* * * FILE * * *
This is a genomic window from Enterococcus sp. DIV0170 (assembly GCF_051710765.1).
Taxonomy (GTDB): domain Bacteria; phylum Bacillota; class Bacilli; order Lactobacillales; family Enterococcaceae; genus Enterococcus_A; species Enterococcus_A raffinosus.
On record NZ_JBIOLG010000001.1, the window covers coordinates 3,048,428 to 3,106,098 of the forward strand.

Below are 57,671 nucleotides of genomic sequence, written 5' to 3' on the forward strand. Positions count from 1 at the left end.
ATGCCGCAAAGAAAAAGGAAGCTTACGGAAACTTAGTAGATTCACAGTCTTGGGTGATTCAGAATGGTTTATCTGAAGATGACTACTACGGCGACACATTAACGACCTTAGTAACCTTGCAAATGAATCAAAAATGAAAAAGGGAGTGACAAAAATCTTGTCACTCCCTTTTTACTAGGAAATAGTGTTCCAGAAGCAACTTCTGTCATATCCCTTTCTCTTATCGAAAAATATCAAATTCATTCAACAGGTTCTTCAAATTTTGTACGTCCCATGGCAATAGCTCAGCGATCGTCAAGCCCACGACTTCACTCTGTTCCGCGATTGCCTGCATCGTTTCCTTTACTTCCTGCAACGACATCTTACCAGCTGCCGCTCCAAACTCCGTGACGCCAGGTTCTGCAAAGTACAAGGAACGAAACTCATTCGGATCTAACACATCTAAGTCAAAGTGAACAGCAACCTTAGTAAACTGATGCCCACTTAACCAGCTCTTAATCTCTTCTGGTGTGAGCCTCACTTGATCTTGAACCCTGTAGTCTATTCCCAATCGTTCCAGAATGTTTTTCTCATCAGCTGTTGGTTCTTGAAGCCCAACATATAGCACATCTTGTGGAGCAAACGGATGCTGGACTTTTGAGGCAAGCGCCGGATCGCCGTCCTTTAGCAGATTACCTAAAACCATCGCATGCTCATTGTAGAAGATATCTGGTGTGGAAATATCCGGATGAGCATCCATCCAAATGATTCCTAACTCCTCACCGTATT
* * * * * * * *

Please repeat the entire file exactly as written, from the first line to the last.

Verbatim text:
This is a genomic window from Enterococcus sp. DIV0170 (assembly GCF_051710765.1).
Taxonomy (GTDB): domain Bacteria; phylum Bacillota; class Bacilli; order Lactobacillales; family Enterococcaceae; genus Enterococcus_A; species Enterococcus_A raffinosus.
On record NZ_JBIOLG010000001.1, the window covers coordinates 3,048,428 to 3,106,098 of the forward strand.

Below are 57,671 nucleotides of genomic sequence, written 5' to 3' on the forward strand. Positions count from 1 at the left end.
ATGCCGCAAAGAAAAAGGAAGCTTACGGAAACTTAGTAGATTCACAGTCTTGGGTGATTCAGAATGGTTTATCTGAAGATGACTACTACGGCGACACATTAACGACCTTAGTAACCTTGCAAATGAATCAAAAATGAAAAAGGGAGTGACAAAAATCTTGTCACTCCCTTTTTACTAGGAAATAGTGTTCCAGAAGCAACTTCTGTCATATCCCTTTCTCTTATCGAAAAATATCAAATTCATTCAACAGGTTCTTCAAATTTTGTACGTCCCATGGCAATAGCTCAGCGATCGTCAAGCCCACGACTTCACTCTGTTCCGCGATTGCCTGCATCGTTTCCTTTACTTCCTGCAACGACATCTTACCAGCTGCCGCTCCAAACTCCGTGACGCCAGGTTCTGCAAAGTACAAGGAACGAAACTCATTCGGATCTAACACATCTAAGTCAAAGTGAACAGCAACCTTAGTAAACTGATGCCCACTTAACCAGCTCTTAATCTCTTCTGGTGTGAGCCTCACTTGATCTTGAACCCTGTAGTCTATTCCCAATCGTTCCAGAATGTTTTTCTCATCAGCTGTTGGTTCTTGAAGCCCAACATATAGCACATCTTGTGGAGCAAACGGATGCTGGACTTTTGAGGCAAGCGCCGGATCGCCGTCCTTTAGCAGATTACCTAAAACCATCGCATGCTCATTGTAGAAGATATCTGGTGTGGAAATATCCGGATGAGCATCCATCCAAATGATTCCTAACTCCTCACCGTATT